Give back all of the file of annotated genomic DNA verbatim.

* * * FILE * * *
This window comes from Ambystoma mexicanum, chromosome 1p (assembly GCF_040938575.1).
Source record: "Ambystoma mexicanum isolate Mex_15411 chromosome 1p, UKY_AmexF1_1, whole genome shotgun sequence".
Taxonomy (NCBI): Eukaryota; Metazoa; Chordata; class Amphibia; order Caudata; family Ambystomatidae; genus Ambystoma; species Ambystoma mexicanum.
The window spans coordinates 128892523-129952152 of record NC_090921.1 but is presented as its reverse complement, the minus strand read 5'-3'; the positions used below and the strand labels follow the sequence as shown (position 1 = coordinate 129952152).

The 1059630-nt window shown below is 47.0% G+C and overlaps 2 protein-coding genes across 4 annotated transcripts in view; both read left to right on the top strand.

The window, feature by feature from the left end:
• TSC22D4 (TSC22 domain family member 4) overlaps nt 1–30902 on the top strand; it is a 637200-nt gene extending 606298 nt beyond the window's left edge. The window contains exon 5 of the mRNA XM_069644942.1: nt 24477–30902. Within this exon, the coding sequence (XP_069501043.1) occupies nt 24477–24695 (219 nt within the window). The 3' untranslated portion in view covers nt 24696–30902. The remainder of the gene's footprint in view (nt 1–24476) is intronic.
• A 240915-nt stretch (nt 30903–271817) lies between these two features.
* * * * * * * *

This window comes from Ambystoma mexicanum, chromosome 1p (assembly GCF_040938575.1).
Source record: "Ambystoma mexicanum isolate Mex_15411 chromosome 1p, UKY_AmexF1_1, whole genome shotgun sequence".
Taxonomy (NCBI): Eukaryota; Metazoa; Chordata; class Amphibia; order Caudata; family Ambystomatidae; genus Ambystoma; species Ambystoma mexicanum.
The window spans coordinates 128892523-129952152 of record NC_090921.1 but is presented as its reverse complement, the minus strand read 5'-3'; the positions used below and the strand labels follow the sequence as shown (position 1 = coordinate 129952152).

The 1059630-nt window shown below is 47.0% G+C and overlaps 2 protein-coding genes across 4 annotated transcripts in view; both read left to right on the top strand.

The window, feature by feature from the left end:
• TSC22D4 (TSC22 domain family member 4) overlaps nt 1–30902 on the top strand; it is a 637200-nt gene extending 606298 nt beyond the window's left edge. The window contains exon 5 of the mRNA XM_069644942.1: nt 24477–30902. Within this exon, the coding sequence (XP_069501043.1) occupies nt 24477–24695 (219 nt within the window). The 3' untranslated portion in view covers nt 24696–30902. The remainder of the gene's footprint in view (nt 1–24476) is intronic.
• A 240915-nt stretch (nt 30903–271817) lies between these two features.